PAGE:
>     >     so then the aggregation can still process each of its partitions
>     >     independently.
>     >
>     >     Regarding the latter statement, even though you only have one
>     >     instance, Streams _still_ processes each partition independently. The
>     >     "unit of work" responsible for processing a partition is called a
>     >     "task". So if you have 4 partitions, then your one instance actually
>     >     has 4 state stores, one for each task, where each task only gets
>     >     records from a single partition. The tasks can't see anything about
>     >     each other, not their state nor other metadata like their current
>     >     stream time. Otherwise, the results would depend on which tasks happen
>     >     to be co-located with which other tasks. So, having to send your
>     >     "purge" event to all partitions is a pain, but in the end, it buys you
>     >     a lot, as you can add another instance to your cluster at any time,
>     >     and Streams will scale up, and you'll know that the program is
>     >     executing exactly the same way the whole time.
>     >
>     >     -John
>     >
>     >     On Sat, Jun 22, 2019 at 4:37 PM Parthasarathy, Mohan <mparthas@hpe.com>
wrote:
>     >     >
>     >     > I can see the issue. But it raised other questions. Pardon my ignorance.
Even though partitions are processed independently, windows can be aggregating state from
records read from many partitions. Let us say there is a groupByKey followed by aggregate.
In this case how is the state reconciled across all the application instances ? Is there a
designated instance for a particular key ?
>     >     >
>     >     > In my case, there was only one instance processing records from all
partitions and it is kind of odd that windows did not expire even though I understand why
now.
>     >     >
>     >     > Thanks
>     >     > Mohan
>     >     >
>     >     >
>     >     > On 6/21/19, 2:25 PM, "John Roesler" <john@confluent.io> wrote:
>     >     >
>     >     >     No problem. It's definitely a subtlety. It occurs because each
>     >     >     partition is processed completely independently of the others,
so
>     >     >     "stream time" is tracked per partition, and there's no way to look
>     >     >     across at the other partitions to find out what stream time they
have.
>     >     >
>     >     >     In general, it's not a problem because you'd expect all partitions
to
>     >     >     receive updates over time, but if you're specifically trying to
send
>     >     >     events that cause stuff to get flushed from the buffers, it can
mess
>     >     >     with you. It's especially notable in tests. So, for most tests,
I just
>     >     >     configure the topics to have one partition.
>     >     >
>     >     >     -John
>     >     >
>     >     >     On Fri, Jun 21, 2019 at 3:56 PM Parthasarathy, Mohan <mparthas@hpe.com>
wrote:
>     >     >     >
>     >     >     > That change "In the same partition" must explain what we are
seeing. Unless you see one message per partition, all windows will not expire. That is an
interesting twist. Thanks for the correction ( I will go back and confirm this.
>     >     >     >
>     >     >     > -mohan
>     >     >     >
>     >     >     >
>     >     >     > On 6/21/19, 12:40 PM, "John Roesler" <john@confluent.io>
wrote:
>     >     >     >
>     >     >     >     Sure, the record cache attempts to save downstream operators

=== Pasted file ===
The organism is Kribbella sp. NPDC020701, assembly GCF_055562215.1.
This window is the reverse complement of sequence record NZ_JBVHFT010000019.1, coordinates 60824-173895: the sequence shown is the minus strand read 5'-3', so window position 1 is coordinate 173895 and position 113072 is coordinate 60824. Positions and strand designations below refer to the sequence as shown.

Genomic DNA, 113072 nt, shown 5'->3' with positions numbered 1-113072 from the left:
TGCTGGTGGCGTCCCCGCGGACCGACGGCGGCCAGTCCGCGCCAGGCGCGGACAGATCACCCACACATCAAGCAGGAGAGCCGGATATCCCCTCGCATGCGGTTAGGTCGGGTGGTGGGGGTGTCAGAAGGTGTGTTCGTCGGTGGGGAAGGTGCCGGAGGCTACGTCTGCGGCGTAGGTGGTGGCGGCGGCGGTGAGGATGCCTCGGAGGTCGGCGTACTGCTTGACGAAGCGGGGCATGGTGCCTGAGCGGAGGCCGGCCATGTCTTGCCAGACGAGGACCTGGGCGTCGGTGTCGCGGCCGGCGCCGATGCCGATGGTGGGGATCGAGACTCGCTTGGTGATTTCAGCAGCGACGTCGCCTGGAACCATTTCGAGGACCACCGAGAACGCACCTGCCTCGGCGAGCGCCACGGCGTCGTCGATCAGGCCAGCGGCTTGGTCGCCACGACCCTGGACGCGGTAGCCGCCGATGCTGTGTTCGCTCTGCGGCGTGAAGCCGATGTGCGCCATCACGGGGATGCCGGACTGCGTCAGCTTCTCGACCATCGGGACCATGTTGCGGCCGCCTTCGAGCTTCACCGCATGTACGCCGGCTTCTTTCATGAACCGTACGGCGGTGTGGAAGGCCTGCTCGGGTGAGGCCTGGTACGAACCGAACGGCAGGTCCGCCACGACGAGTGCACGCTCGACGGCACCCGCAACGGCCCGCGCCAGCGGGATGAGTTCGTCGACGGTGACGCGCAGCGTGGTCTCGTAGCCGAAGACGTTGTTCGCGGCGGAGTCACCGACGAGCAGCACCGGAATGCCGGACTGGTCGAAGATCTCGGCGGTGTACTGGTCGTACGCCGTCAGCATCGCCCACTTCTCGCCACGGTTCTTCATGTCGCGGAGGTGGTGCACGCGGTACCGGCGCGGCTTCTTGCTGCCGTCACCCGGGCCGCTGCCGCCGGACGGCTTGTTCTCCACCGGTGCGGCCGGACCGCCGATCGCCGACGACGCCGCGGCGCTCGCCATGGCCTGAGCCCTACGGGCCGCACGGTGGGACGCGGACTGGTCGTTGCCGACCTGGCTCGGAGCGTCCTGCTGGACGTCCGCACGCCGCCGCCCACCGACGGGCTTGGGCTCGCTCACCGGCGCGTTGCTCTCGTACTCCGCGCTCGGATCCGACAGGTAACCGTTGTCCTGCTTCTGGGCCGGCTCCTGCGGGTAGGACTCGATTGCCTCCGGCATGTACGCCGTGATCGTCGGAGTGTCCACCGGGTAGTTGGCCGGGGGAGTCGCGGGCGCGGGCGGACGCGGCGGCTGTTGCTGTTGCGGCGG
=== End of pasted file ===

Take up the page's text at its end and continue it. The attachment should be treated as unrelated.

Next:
from
>     >     >     >     unnecessary updates by also buffering for a short amount
of time
>     >     >     >     before forwarding. It forwards results whenever the cache
fills up or
>     >     >     >     whenever there is a commit. If you're happy to wait at
least "commit
>     >     >     >     interval" amount of time for updates, then you don't need
to do
>     >     >     >     anything, but if you're on the edge of your seat, waiting
for these
>     >     >     >     results, you can set cache.max.bytes.buffering to 0 to
disable the
>     >     >     >     record cache entirely. Note that this would hurt throughput
in
>     >     >     >     general, though.
>     >     >     >
>     >     >     >     Just a slight modification:
>     >     >     >     * a new record with new timestamp > (all the previous
timestamps +
>     >     >     >     grace period) will cause all the old windows *in the same
partition*
>     >     >     >     to close
>     >     >     >     * yes, expiry of the window depends only on the event
time
>     >     >     >
>     >     >     >     Hope this helps!
>     >     >     >     -John
>     >     >     >
>     >     >     >     On Thu, Jun 20, 2019 at 11:42 AM Parthasarathy, Mohan
<mparthas@hpe.com> wrote:
>     >     >     >     >
>     >     >     >     > Could you tell me a little more about the delays
about the record caches and how I can disable it ?
>     >     >     >     >
>     >     >     >     >  If I could summarize my problem:
>     >     >     >     >
>     >     >     >     > -A new record with a new timestamp > all records
sent before, I expect *all* of the old windows to close
>     >     >     >     > -Expiry of the windows depends only on the event
time and not on the key
>     >     >     >     >
>     >     >     >     > Are these two statements correct ?
>     >     >     >     >
>     >     >     >     > Thanks
>     >     >     >     > Mohan
>     >     >     >     >
>     >     >     >     > On 6/20/19, 9:17 AM, "John Roesler" <john@confluent.io>
wrote:
>     >     >     >     >
>     >     >     >     >     Hi!
>     >     >     >     >
>     >     >     >     >     In addition to setting the grace period to zero
(or some small
>     >     >     >     >     number), you should also consider the delays
introduced by record
>     >     >     >     >     caches upstream of the suppression. If you're
closely watching the
>     >     >     >     >     timing of records going into and coming out of
the topology, this
>     >     >     >     >     might also spoil your expectations. You could
always disable the
>     >     >     >     >     record cache to make the system more predictable
(although this would
>     >     >     >     >     hurt throughput in production).
>     >     >     >     >
>     >     >     >     >     Thanks,
>     >     >     >     >     -John
>     >     >     >     >